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Behavioral economics for environmental policy

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  • Venkatachalam, L.
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    Abstract

    The predictions of widely prescribed global and country level environmental policies at present are based mainly on mainstream economic models, which treat individual actors to be 'unboundedly rational' in their decision making. In recent years, however, behavioral and experimental economists have found that the individual actors in many circumstances act within a 'bounded rationality' framework, suggesting that predictions based on the 'unbounded rationality' models would be less valid. While some of mainstream economists have already started adopting the bounded rationality-based models in their academic discourse, many environmental economists seem to be reluctant to use these alternative models of rationality in their research and policy prescriptions. This paper highlights the implications of using bounded rationality models in environmental research in general and policymaking in particular.

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    Bibliographic Info

    Article provided by Elsevier in its journal Ecological Economics.

    Volume (Year): 67 (2008)
    Issue (Month): 4 (November)
    Pages: 640-645

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    Handle: RePEc:eee:ecolec:v:67:y:2008:i:4:p:640-645

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    Web page: http://www.elsevier.com/locate/ecolecon

    Related research

    Keywords: Bounded rationality Behavioral anomalies Endowment effect Hyperbolic discounting and Environmental policy;

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    Cited by:
    1. Mzoughi, Naoufel, 2011. "Farmers adoption of integrated crop protection and organic farming: Do moral and social concerns matter?," Ecological Economics, Elsevier, vol. 70(8), pages 1536-1545, June.
    2. Sophie Clot & Charlotte Stanton, 2014. "Present Bias in Payments for Ecosystem Services: Insights from a Behavioural Experiment in Uganda," Working Papers 14-03, LAMETA, Universtiy of Montpellier, revised Jan 2014.
    3. Kawata, Yukichika, 2011. "Decision Making under Ecological Regime Shift: An Experimental Economic Approach," MPRA Paper 30016, University Library of Munich, Germany.
    4. Juan Camilo C�rdenas, 2009. "Experiments in Environment and Development," Annual Review of Resource Economics, Annual Reviews, vol. 1(1), pages 157-182, 09.
    5. Grüner, Sven & Fietz, Anica, 2013. "Chancen, Grenzen und Barrieren staatlicher Regulierungspolitik - Eine verhaltensökonomische Betrachtung unter Berücksichtigung des individuellen landwirtschaftlichen Unternehmerverhaltens," 53rd Annual Conference, Berlin, Germany, September 25-27, 2013 156109, German Association of Agricultural Economists (GEWISOLA).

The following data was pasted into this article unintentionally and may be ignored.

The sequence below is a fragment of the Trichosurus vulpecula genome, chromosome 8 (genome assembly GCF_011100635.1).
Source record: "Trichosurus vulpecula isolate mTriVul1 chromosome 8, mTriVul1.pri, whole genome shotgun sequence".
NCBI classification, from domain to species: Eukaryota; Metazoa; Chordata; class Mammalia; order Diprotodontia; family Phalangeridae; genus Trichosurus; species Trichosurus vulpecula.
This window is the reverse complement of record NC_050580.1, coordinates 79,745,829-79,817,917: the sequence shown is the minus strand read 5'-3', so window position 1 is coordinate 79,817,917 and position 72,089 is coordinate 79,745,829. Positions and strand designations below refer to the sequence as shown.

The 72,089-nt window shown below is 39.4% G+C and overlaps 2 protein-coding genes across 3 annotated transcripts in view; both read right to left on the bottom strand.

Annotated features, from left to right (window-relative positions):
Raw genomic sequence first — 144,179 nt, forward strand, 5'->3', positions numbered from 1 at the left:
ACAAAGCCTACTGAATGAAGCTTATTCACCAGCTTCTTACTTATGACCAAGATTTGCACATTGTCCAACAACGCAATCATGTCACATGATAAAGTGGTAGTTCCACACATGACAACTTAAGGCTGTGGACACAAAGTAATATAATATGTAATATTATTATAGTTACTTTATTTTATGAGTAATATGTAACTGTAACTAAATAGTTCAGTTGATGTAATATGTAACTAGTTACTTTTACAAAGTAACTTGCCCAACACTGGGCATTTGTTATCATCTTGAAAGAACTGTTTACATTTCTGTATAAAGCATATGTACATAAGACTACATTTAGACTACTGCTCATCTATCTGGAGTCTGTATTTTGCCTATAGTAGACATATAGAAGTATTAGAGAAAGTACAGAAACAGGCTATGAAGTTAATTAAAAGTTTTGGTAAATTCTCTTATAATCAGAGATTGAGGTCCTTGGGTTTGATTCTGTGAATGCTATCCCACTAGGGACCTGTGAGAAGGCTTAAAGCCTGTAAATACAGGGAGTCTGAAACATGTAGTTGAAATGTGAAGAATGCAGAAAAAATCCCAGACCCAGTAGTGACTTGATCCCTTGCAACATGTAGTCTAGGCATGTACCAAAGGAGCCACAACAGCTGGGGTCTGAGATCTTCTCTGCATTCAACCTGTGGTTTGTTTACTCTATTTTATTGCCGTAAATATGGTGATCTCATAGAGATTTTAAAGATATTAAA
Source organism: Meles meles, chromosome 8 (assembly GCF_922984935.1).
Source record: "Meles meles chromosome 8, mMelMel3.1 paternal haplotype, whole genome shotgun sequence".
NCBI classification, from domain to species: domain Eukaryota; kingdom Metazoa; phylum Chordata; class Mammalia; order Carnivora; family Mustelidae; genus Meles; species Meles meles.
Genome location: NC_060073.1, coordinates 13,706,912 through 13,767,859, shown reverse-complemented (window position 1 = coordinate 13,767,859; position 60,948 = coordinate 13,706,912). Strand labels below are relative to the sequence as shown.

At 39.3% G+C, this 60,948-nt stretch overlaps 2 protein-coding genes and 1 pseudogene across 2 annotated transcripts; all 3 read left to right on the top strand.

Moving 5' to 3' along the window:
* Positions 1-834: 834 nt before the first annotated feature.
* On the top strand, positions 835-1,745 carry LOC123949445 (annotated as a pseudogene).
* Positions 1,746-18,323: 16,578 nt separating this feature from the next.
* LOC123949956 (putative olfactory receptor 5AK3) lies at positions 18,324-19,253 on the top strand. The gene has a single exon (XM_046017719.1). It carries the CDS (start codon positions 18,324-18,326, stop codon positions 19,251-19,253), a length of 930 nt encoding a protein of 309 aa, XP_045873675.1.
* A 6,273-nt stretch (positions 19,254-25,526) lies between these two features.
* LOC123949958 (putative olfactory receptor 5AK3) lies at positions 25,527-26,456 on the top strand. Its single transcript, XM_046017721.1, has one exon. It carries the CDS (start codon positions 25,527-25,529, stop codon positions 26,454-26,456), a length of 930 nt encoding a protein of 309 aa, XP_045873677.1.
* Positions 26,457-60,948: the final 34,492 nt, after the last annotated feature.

6. Achtnicht, Martin, 2011. "Do environmental benefits matter? Evidence from a choice experiment among house owners in Germany," Ecological Economics, Elsevier, vol. 70(11), pages 2191-2200, September.
    7. Angela Münch, 2010. "Agri-Environmental Schemes and Grassland Biodiversity: Another Side of the Coin," Jena Economic Research Papers 2010-026, Friedrich-Schiller-University Jena, Max-Planck-Institute of Economics.
    8. Welsch, Heinz, 2009. "Implications of happiness research for environmental economics," Ecological Economics, Elsevier, vol. 68(11), pages 2735-2742, September.
    9. Nathalie Lazaric & Kevin Maréchal, 2010. "Overcoming inertia: insights from evolutionary economics into improved energy and climate policy," Post-Print hal-00452205, HAL.
    10. Elisabeth Gsottbauer & Jeroen Bergh, 2011. "Environmental Policy Theory Given Bounded Rationality and Other-regarding Preferences," Environmental & Resource Economics, European Association of Environmental and Resource Economists, vol. 49(2), pages 263-304, June.
    11. Osberghaus, Daniel, 2013. "Prospect theory, mitigation and adaptation to climate change," ZEW Discussion Papers 13-091, ZEW - Zentrum für Europäische Wirtschaftsforschung / Center for European Economic Research.
    12. Beretti, Antoine & Figuières, Charles & Grolleau, Gilles, 2013. "Behavioral innovations: The missing capital in sustainable development?," Ecological Economics, Elsevier, vol. 89(C), pages 187-195.
    13. Susanne Menzel & Tom L. Green, 2013. "Sovereign Citizens and Constrained Consumers: Why Sustainability Requires Limits on Choice," Environmental Values, White Horse Press, vol. 22(1), pages 59-79, February.
    14. Markus Pasche, 2013. "What Can be Learned from Behavioural Economics for Environmental Policy?," Jena Economic Research Papers 2013-020, Friedrich-Schiller-University Jena, Max-Planck-Institute of Economics.
    15. Jason Shogren & Gregory Parkhurst & Prasenjit Banerjee, 2010. "Two Cheers and a Qualm for Behavioral Environmental Economics," Environmental & Resource Economics, European Association of Environmental and Resource Economists, vol. 46(2), pages 235-247, June.

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